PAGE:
For the last year Twitter has been alive with gifs of acrobatic stylish 2-D violence that have grabbed my attention each time they’ve drifted into view. It’s been a social media marketing campaign that’s done its job well – I’ve been interested in getting hands on with My Friend Pedro to experience the crazy action that it promises. Developed by DeadToast and published by Devolver Digital, it’s not been clear what the game is actually about, but will that really matter when you can backflip in slow motion whilst dual-wielding pistols?
It’s fair to say that there’s not really a story at play in My Friend Pedro, you start in a room with a banana talking to you, then proceed to savagely take out everyone that gets in your path over the course of the next few hours. The only motivation for our ski masked hero is to do whatever the ‘nana tells him and try not to die. It’s strangely reminiscent of Hotline Miami with the faceless protagonist, but the gameplay is very different. If you think of John Woo’s Hong Kong cinematic legacy then you’ve got an idea of what form the action takes. Plus there’s bullet time. Oodles and oodles of bullet time.
It’s a platformer at heart with a tonne of additional mechanics thrown in to break up the pace and flow and provide something new in each area. Travelling left to right, there’s a heavy hint of twin stick shooter as one controls the movement and the other the aiming, and both are independent of one another. Jump, roll, kick and shoot complete the roster of standard moves and then it’s over to you to string them together and cause chaos. Your capabilities are layered on through simple tutorials and before long you’ll be finding ways to make the killing spree flow and keep your combo racking up.
It’s the context sensitive elements that elevate My Friend Pedro above a side-scrolling run and gun game. There’s a relatively sparse feel to the environments, but everything is there for a reason – whether that’s cover, traversal or destruction – and depending on how you’re playing at the time will net different results. Take ropes… they’re used for bridging gaps and jumping to ledges, but hit the secondary fire button if you’re dual-wielding and suddenly you’re upside down and tracking two simultaneous targets. All that’s needed is to pull the trigger then vault off. Of course, if this is onto a wall then keeping hitting jump to scale it, as long as there’s another surface to bounce off.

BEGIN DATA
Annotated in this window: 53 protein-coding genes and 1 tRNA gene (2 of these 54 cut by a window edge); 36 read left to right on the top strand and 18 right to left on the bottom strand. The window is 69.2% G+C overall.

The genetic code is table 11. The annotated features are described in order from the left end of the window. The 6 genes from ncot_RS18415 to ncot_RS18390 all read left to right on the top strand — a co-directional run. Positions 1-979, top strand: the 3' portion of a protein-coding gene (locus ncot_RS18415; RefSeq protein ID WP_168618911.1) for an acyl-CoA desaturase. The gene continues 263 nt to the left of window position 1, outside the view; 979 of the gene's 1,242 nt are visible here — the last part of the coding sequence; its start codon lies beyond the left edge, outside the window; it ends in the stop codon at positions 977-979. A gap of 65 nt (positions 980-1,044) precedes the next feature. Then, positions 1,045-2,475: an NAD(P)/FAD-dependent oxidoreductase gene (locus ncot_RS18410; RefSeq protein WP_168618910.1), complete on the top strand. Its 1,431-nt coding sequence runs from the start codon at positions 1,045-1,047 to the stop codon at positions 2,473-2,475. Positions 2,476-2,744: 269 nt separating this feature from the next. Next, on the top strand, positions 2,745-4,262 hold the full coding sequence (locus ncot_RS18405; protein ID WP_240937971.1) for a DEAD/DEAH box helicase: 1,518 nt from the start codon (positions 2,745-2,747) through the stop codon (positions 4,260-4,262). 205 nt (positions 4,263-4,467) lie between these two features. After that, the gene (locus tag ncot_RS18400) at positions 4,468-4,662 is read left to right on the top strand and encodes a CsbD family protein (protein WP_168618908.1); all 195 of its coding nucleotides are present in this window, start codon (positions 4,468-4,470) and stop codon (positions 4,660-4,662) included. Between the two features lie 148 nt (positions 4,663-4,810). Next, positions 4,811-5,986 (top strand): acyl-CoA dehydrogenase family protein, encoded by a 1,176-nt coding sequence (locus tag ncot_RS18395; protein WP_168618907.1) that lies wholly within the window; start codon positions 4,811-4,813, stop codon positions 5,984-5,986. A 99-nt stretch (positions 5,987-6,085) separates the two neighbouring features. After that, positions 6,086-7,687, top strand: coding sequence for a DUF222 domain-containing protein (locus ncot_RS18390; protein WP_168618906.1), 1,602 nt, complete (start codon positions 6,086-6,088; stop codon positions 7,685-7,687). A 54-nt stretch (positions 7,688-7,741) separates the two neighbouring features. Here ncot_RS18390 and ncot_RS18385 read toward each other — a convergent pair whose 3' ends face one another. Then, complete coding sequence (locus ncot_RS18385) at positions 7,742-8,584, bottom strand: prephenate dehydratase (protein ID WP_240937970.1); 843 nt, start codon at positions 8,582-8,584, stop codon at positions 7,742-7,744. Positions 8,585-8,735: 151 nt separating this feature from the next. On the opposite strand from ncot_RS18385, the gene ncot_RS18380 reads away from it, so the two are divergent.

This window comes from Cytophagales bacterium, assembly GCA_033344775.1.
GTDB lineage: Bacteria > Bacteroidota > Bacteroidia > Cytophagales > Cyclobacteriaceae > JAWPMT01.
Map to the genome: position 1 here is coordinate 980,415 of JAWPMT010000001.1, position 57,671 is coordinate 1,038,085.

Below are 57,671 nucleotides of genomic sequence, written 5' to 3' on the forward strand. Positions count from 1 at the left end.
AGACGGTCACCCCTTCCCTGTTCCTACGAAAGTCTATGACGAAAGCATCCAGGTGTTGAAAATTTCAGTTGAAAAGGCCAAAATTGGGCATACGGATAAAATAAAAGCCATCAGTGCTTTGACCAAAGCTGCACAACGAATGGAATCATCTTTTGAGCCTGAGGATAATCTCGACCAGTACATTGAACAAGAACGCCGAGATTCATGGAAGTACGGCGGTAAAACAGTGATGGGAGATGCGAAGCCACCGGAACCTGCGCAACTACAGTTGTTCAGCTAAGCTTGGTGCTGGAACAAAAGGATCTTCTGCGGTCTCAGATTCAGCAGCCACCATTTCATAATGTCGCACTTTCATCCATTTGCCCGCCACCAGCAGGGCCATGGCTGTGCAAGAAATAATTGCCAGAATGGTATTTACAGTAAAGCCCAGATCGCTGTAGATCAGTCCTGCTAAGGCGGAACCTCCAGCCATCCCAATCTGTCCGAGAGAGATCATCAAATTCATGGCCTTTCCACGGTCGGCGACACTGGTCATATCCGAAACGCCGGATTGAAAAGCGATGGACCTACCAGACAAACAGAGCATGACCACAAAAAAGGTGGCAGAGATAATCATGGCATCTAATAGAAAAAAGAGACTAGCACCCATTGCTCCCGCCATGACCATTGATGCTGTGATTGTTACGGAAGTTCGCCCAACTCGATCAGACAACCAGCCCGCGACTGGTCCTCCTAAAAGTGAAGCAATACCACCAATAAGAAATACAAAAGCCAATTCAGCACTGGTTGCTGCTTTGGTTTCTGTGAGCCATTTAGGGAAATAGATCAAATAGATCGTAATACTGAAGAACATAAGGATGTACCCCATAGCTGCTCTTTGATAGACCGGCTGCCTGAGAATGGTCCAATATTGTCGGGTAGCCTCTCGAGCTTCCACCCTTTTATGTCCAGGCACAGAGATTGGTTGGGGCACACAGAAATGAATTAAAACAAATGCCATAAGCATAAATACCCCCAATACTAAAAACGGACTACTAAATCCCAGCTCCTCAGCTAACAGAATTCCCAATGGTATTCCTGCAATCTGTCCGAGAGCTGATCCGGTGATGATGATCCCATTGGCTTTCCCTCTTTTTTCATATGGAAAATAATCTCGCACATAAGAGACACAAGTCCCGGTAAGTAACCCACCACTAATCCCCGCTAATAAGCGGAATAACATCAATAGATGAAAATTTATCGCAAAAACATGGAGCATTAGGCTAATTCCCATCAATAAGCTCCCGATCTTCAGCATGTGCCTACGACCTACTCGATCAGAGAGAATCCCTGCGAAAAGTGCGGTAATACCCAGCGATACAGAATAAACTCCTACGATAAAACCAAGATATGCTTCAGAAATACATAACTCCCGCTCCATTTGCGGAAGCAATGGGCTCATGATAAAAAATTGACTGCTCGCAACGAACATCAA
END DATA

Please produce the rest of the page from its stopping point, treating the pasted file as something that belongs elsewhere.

The locomotion around each of the levels is nicely thought out so that it combines elements of spatial puzzles as well as simply getting in the right position to shoot dudes. It also adds in some great environmental items that have dual functions. Most items can be kicked and come with a targeting arc so they can be booted at an enemy for a quick takedown, or moved to a different area; and some, like barrels, can even be ridden so that you can speed through certain areas whilst crushing foes underfoot. Flicking into slow motion whilst doing these things adds another layer of options with thinking and reaction time increased and the joy amped up.
Scanning the areas for opportunities to get quick kills or be safe becomes more and more important as the story progresses. My Friend Pedro has the tools on display from the early stages, but really does ask you to master them to conquer the later levels. The platforming elements come into their own, and the somewhat loose movement that you compensate for suddenly isn’t as friendly as the banana. Fortunately restarts are quick and very little progress is lost so you’re encouraged to retry and work your way around the problem. Sometimes switching to heavier weapons will work, sometimes it’s simply nailing the timing and letting yourself go with the flow.
The 2.5D presentation works a treat for the style of My Friend Pedro, and it’s appropriately bright and colourful when it needs to be (i.e., when there’s banana’s and blood). Even though it’s largely industrial building or sewer based, it manages to remain fairly distinct with the enemy types and mechanisms providing the point of difference. There’s little to no dialogue outside the first or last few seconds of a level, and that’s only text based, though there’s a wickedly dark sense of humour in play through it all. You could try and draw some parallels to the protagonists state of mind and delusional tendencies with the banana popping up to make faces when you’ve done something really cool, but there’s no point. This is just an excuse to stylishly kill goons. Bosses don’t pose much of a problem either and will most likely succumb to your skills on the first try or two.
My Friend Pedro’s killer selling point though is the auto selection of a gif at the end of each level that allows you to record what it thinks was your best move. Some are great, some are terrible, but you’ll end up saving the vast majority of them ready to share online. It’s this inbuilt social marketing tool which will help drive the growth and reach of this quirky and slick indie game. Sure, it’s short, and it’s light on additional content once the story is done, yet it keeps the levels tight and scores you with a focus on speed so that if you want the best rank you’re going to have to practice. Any game that lets you kick a frying pan in the air and use it to ricochet bullets into unsuspecting enemies has got to be worth a play, right?
A PC review copy of My Friend Pedro was provided by DeadToast’s PR team, and the game is available now on PC and Switch.
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